graph-2-by-team

The phenomenon (of Conversion Rates being lower early on) was observed in three of the four semi-finalists (NOTE1) whilst all other teams followed the overall trend to a tee. The only outliers – unsurprisingly – were Dublin.

2. Expected Points over time

graph-3-expt-pts

The above is a replica of the Conversion Rate chart but replacing Conversion Rates with Expected Points (Expt Pts). Although the shape of the chart is different than the original the occurrence of poor early returns is still evident. And by using Expt Pts we remove the shooting types as an issue as Expt Pts bakes in the difficulty of a shot (NOTE2). All shots are being converted at a lower rate than expected until around the 30th minute but teams are noticeably struggling in the first 15 minutes.

Conversion Rates by shot type

So the phenomenon is real but cannot be attributed to a specific team type nor to shot selection/execution. It is across the board except for Dublin. Three shots types – free kicks, point & goal attempts from play – make up ~97% of all shots. Is there anything we can determine from investigating these shot types independently to explain this poor shooting in those early exchanges? And is there anything therein that explains how Dublin are managing to avoid this poor shooting early on?

Free kicks

graph-4-by-free

This is probably the most surprising, and hardest to attribute, of all the results. When the very first chart was produced on Twitter I mischievously suggested that whatever all the back-up teams were doing to get teams warmed up they needed to change it. There were some good responses re the intensity of teams, especially in the pressure applied to shots, being higher early on. Or that teams were defensively more conservative early on leaving less space for clear shots. All plausible and probably have a grain of truth. However none applicable to free kicks – and the phenomenon of poor conversion rates early on is noticeable here too.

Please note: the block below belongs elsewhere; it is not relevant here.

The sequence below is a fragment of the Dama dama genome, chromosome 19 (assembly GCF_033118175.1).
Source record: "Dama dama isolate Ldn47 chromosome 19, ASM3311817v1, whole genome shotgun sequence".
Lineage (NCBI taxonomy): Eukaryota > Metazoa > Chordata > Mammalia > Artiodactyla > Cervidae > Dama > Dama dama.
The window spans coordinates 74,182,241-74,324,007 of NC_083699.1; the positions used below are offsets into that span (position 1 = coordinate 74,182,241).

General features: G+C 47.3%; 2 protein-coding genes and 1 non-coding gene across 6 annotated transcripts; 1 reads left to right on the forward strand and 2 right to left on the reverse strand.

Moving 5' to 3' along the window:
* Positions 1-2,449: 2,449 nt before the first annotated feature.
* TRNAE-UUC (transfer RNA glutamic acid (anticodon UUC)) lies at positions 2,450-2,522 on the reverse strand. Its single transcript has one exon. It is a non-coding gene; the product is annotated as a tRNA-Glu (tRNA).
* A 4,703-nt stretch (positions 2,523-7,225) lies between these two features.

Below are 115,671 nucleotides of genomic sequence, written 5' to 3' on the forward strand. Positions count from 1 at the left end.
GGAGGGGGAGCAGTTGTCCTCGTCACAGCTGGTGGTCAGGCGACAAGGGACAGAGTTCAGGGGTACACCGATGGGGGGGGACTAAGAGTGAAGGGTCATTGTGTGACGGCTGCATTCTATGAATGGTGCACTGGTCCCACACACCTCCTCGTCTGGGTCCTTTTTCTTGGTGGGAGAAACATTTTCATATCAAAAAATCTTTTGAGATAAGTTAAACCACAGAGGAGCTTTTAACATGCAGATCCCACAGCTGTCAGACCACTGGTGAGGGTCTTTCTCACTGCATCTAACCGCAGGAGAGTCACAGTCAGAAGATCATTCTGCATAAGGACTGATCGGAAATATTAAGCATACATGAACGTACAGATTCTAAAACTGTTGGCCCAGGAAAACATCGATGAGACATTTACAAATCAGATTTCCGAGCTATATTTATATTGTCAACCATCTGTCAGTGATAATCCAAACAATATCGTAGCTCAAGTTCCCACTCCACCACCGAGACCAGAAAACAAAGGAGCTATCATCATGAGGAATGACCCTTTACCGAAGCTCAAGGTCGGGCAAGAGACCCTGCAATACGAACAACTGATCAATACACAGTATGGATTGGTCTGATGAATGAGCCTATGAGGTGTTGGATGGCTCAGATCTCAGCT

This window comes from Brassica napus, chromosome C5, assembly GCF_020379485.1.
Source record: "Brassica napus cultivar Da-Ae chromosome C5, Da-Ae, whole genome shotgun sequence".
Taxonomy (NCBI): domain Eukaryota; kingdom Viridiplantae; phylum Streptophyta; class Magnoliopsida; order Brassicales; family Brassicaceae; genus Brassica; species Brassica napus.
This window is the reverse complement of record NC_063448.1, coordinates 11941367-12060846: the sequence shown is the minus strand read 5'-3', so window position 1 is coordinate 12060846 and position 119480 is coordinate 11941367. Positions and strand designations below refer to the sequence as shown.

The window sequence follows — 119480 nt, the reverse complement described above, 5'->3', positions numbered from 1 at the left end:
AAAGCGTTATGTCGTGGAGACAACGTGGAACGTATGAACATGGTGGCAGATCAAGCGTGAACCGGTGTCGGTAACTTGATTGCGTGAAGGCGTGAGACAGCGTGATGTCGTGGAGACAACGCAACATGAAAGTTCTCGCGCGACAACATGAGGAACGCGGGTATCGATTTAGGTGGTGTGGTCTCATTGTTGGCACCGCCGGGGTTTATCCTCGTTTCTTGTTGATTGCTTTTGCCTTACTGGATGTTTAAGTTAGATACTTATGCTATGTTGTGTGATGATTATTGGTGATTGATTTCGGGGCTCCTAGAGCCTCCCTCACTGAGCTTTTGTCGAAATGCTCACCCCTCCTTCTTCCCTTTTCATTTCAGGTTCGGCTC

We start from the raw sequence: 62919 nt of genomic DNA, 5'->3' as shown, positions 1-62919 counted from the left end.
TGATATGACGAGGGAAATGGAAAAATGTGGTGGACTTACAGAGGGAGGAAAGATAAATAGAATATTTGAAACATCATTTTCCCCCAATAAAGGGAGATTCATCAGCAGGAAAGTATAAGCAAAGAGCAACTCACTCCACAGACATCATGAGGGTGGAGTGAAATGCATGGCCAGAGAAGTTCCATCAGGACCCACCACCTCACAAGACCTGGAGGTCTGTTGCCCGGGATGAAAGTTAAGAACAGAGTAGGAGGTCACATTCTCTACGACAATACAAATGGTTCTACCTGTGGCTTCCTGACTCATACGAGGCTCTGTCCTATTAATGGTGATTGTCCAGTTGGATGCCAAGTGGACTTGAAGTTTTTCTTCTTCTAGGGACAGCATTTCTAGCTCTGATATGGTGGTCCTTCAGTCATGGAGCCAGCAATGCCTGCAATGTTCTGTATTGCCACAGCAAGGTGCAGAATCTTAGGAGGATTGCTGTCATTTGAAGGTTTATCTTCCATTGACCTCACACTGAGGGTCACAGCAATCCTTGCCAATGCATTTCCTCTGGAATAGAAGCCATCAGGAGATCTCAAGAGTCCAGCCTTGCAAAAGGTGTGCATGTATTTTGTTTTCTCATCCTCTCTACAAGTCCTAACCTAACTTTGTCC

Now by slicing the volumes into the first 10 minutes of one season’s games we are running in to sample size issues. Specifically for this segment the volume is 47 so this comes with a rather large health warning.

Assuming games are now 80 minutes the first 10 minutes make up 12.5% of the game; the 47 frees in the first 10 minutes make up 13% of all frees. On top of that the two main free takers – D Rock & C O’Connor – make up 21% of all frees in the first 10 minutes whereas they make up 25% of all frees in the database for 2016. So the first 10 minutes, low sample size and all, are representative of the whole year. So what happens in those opening 10 minutes?

Shots Scores Expt Pts Conversion % v Expt Pts
All frees 47 29 32.8 62% -3.8
Rock & O’Connor 10 9 7.8 90% +1.2
Others 37 20 25.0 54% -5.0

What the above table shows is that Rock & O’Connor were on point from the get go. Overall for the year they combined for an 86% Conversion Rate and in the first 10 minutes they were 90%.

If the two main protagonists were on point the rest of the free takers must be dragging the averages down from 71% overall to 62% in the first 10 minutes. And as the table shows this is the case. Indeed they were very poor returning a paltry 54% (the 80 minute average for all free takers outside Rock & O’Connor was 66%).

And this somewhat negates the argument for lower Conversion Rates early on being affected by what the opposition’s defence is doing. The opposition can’t really affect free taking. Outside of Rock & O’Connor it looks like free takers were just not ready early on (NOTE3).

Points from play

graph-5-from-play

The Conversion Rate for 2016 was 44.2% and for the five years from 2012 was 45.8%. For the first 10 minutes of 2016 games the conversion rate was 36% and only rose to a cumulative 38% by 20 minutes. Again the Expt Pts was lower in the first 10 minutes (-15.70) as against the remainder of the game (+5.84).

I do track whether a shot was taken under pressure however have only used it anecdotally to date as it is a simple “Y/N” flag and is probably not nuanced enough for any concrete use. Having said that however there is only one person applying the flag so we would expect a certain degree of consistency of application across the ~1,000 shots tracked here.